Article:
Racing stuff is for racing and should not be used on the road.

    Much better to boost the useable torque range of your engine than push man and machine beyond sensible limits.
     
  11. butre

    butre Well-Known Member

    my bike is well into the 40 mph club and doesn't feel particularly sketchy up there. so long as your wheels are true, your tire pressure isn't too low, and your frame is of reasonable quality there's no reason your bike can't be a speed demon and still reasonably safe.

    not that I regularly do 40+, but it's there if I need it. sort of like how your car does 120 but you haven't taken it past 80 but once or twice
     
  12. Fabian

    Fabian Well-Known Member

    Because some people are born with a penchant for putting their life on the line, and sometimes over it.
    Fortunately the human mind has enough intelligence to value the concept of self preservation, even though a small percentage of people have abdicated themselves from it.
     
  13. jhammondcpa

    jhammondcpa Active Member

    There was an article in a mid-west newspaper that reported a great bike that could reach the speeds being discussed here. Shortly after that the Secretary of State wrote that person featured in the article to let them know at those speeds the bike was considered a motor cycle, not a motorized bike which meant is should be inspected and tagged and that the driver should immediately get a new drivers license with a motorcycle designation. I am sure you can make your machines safe at the speeds discussed, but the states have the ultimate word in this argument.
     
  14. Fabian

    Fabian Well-Known Member

    Where i live, the state lists a motorised bicycle as a motorbike if engine power is greater than 0.27 horsepower and if engine power allows it to travel faster than 12.54 MPH.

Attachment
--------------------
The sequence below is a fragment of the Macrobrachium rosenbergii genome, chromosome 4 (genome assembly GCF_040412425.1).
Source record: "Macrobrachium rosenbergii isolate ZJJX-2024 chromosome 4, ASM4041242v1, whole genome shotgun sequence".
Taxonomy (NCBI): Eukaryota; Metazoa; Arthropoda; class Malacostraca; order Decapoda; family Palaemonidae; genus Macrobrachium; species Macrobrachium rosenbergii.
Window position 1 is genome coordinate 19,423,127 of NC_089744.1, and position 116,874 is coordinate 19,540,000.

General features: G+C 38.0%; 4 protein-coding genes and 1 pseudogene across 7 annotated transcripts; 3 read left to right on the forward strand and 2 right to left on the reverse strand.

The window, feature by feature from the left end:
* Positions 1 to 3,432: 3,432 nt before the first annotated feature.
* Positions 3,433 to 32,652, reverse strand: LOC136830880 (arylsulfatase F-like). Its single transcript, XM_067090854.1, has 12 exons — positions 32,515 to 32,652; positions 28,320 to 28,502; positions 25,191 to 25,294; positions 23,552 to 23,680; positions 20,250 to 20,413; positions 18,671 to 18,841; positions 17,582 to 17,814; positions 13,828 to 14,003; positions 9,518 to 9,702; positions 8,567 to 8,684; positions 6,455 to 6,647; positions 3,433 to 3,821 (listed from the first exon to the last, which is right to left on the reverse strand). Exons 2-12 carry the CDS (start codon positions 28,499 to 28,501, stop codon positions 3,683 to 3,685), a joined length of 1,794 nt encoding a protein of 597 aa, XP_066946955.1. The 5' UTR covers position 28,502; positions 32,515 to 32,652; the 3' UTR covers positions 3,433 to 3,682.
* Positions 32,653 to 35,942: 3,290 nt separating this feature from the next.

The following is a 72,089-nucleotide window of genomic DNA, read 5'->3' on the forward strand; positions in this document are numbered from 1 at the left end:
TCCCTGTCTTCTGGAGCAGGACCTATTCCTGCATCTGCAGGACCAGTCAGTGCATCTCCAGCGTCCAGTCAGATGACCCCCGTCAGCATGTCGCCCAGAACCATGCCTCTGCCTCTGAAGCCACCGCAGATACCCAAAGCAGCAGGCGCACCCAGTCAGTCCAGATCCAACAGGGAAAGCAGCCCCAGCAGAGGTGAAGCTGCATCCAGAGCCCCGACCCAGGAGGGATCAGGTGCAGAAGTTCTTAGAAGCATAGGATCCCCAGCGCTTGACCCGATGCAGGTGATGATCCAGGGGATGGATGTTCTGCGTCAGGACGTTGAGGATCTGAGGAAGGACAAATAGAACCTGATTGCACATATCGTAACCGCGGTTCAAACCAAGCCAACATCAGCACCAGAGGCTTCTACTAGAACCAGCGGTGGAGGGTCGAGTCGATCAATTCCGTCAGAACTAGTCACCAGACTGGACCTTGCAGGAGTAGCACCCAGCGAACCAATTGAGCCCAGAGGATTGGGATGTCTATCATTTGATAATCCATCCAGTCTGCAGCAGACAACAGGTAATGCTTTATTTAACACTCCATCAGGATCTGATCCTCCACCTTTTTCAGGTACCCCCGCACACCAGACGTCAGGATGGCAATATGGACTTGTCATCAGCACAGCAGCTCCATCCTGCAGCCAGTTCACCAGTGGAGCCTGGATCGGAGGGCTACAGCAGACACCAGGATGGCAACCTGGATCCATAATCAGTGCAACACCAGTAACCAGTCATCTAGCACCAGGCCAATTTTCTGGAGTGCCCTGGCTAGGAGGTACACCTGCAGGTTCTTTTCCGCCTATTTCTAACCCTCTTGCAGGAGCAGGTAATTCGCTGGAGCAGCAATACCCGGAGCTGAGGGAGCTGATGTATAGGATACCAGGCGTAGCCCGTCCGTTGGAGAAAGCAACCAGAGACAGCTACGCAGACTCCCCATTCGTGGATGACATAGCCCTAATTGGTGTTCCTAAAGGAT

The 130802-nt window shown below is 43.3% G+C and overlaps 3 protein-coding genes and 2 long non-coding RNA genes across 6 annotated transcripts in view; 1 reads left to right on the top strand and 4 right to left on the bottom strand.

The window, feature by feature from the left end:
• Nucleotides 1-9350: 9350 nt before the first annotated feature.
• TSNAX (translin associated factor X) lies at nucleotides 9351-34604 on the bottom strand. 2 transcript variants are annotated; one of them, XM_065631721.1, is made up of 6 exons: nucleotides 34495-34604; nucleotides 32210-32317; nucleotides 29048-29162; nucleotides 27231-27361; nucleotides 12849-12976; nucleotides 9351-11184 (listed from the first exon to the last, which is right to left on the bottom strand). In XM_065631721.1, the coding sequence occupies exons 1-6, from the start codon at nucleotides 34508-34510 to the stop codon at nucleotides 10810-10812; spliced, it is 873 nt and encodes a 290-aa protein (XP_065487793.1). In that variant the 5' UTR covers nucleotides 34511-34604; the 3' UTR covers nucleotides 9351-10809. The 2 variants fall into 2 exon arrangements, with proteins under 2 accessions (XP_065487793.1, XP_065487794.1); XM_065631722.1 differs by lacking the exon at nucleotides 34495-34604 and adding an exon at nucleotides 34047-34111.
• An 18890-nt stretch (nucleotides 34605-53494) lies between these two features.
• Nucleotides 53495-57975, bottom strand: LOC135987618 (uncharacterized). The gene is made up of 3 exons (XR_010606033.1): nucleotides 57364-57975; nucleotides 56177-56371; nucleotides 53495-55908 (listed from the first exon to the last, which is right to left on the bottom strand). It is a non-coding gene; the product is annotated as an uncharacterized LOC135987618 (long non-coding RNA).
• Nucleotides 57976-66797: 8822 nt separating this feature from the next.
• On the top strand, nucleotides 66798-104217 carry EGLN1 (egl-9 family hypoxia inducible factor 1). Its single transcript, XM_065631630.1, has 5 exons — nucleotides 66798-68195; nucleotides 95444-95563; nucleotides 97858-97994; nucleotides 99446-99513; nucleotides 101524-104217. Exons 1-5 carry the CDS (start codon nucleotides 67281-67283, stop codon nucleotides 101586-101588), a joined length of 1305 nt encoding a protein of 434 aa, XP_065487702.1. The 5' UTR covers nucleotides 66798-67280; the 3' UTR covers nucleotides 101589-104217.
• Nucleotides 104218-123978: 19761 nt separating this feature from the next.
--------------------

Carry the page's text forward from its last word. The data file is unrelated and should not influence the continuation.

These figures are absurdly low, and don't take into account riders who might be on the heavier side, nor does it take into account riders who tow a loaded bicycle trailer, or riders who live in a location with very steep hills.
    Unfortunately the police don't give a damn about your situation or your reasons for breaching the regulations, and will happily nail your arse to the wall, if they know what they are looking at, which in my location (legislation) is a heck of a lot of nails through your arse.
     
    Last edited: Aug 28, 2014
  15. Slogger

    Slogger Member

    I go slo

    Hi ya'll, I'm new here.
    I am putting a 49cc on an Onyx 29" WWorld bike. They're actually getting scarce. I bought it from Dax, and told him I don't really care to go fast. I intend to use it under 20mph around here. It's illegal but the cops in this town put up with a lot if you're not trying to act like a racer/motorcyclist.

    I started riding motorcycles in 1971 and sold my Roadstar a few weeks ago.
    I've crashed a few times over the years but never got hospitalized (knock on wood), but the worst case of road rash and bruises I ever got was when I was a kid and crashed all tangled up in a 20" bike. Weak brakes, short wheelbase, high CG, no suspension, bicycles are spooky above 30, for me.

    I ordered a 48" sprocket to fix the tall overall gearing the 29" rims would have had, and to help it pull my heavy butt up the railroad overpass between me and my convenient store. I'm just going to be a bicyclist that pedals very little. I bought a bell bike helmet (cops love that) even though I rode m/c's bare headed all those years.